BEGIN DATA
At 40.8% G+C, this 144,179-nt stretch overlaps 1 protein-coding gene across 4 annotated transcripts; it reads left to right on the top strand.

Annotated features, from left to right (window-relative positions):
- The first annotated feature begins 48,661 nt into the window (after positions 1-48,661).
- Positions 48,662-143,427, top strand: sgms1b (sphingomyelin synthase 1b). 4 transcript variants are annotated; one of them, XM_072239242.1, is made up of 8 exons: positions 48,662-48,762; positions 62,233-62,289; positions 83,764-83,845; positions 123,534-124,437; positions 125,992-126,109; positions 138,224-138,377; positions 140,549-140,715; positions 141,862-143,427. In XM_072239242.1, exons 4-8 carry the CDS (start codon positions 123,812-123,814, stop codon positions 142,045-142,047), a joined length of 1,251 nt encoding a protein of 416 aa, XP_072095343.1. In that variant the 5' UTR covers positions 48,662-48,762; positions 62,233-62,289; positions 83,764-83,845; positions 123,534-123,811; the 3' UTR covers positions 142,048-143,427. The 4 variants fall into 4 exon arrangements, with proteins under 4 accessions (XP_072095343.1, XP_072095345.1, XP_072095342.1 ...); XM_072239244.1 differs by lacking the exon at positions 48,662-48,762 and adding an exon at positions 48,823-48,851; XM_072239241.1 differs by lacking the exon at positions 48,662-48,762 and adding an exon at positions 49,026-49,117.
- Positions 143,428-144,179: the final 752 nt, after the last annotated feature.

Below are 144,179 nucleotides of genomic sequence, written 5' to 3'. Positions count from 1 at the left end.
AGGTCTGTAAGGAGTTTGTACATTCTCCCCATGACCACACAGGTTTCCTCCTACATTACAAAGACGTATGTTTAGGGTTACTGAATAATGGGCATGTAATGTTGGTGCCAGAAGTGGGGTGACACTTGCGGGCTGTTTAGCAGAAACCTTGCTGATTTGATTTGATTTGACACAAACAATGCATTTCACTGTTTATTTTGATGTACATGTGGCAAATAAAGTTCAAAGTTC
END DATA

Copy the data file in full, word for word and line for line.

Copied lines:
At 40.8% G+C, this 144,179-nt stretch overlaps 1 protein-coding gene across 4 annotated transcripts; it reads left to right on the top strand.

Annotated features, from left to right (window-relative positions):
- The first annotated feature begins 48,661 nt into the window (after positions 1-48,661).
- Positions 48,662-143,427, top strand: sgms1b (sphingomyelin synthase 1b). 4 transcript variants are annotated; one of them, XM_072239242.1, is made up of 8 exons: positions 48,662-48,762; positions 62,233-62,289; positions 83,764-83,845; positions 123,534-124,437; positions 125,992-126,109; positions 138,224-138,377; positions 140,549-140,715; positions 141,862-143,427. In XM_072239242.1, exons 4-8 carry the CDS (start codon positions 123,812-123,814, stop codon positions 142,045-142,047), a joined length of 1,251 nt encoding a protein of 416 aa, XP_072095343.1. In that variant the 5' UTR covers positions 48,662-48,762; positions 62,233-62,289; positions 83,764-83,845; positions 123,534-123,811; the 3' UTR covers positions 142,048-143,427. The 4 variants fall into 4 exon arrangements, with proteins under 4 accessions (XP_072095343.1, XP_072095345.1, XP_072095342.1 ...); XM_072239244.1 differs by lacking the exon at positions 48,662-48,762 and adding an exon at positions 48,823-48,851; XM_072239241.1 differs by lacking the exon at positions 48,662-48,762 and adding an exon at positions 49,026-49,117.
- Positions 143,428-144,179: the final 752 nt, after the last annotated feature.

Below are 144,179 nucleotides of genomic sequence, written 5' to 3'. Positions count from 1 at the left end.
AGGTCTGTAAGGAGTTTGTACATTCTCCCCATGACCACACAGGTTTCCTCCTACATTACAAAGACGTATGTTTAGGGTTACTGAATAATGGGCATGTAATGTTGGTGCCAGAAGTGGGGTGACACTTGCGGGCTGTTTAGCAGAAACCTTGCTGATTTGATTTGATTTGACACAAACAATGCATTTCACTGTTTATTTTGATGTACATGTGGCAAATAAAGTTCAAAGTTC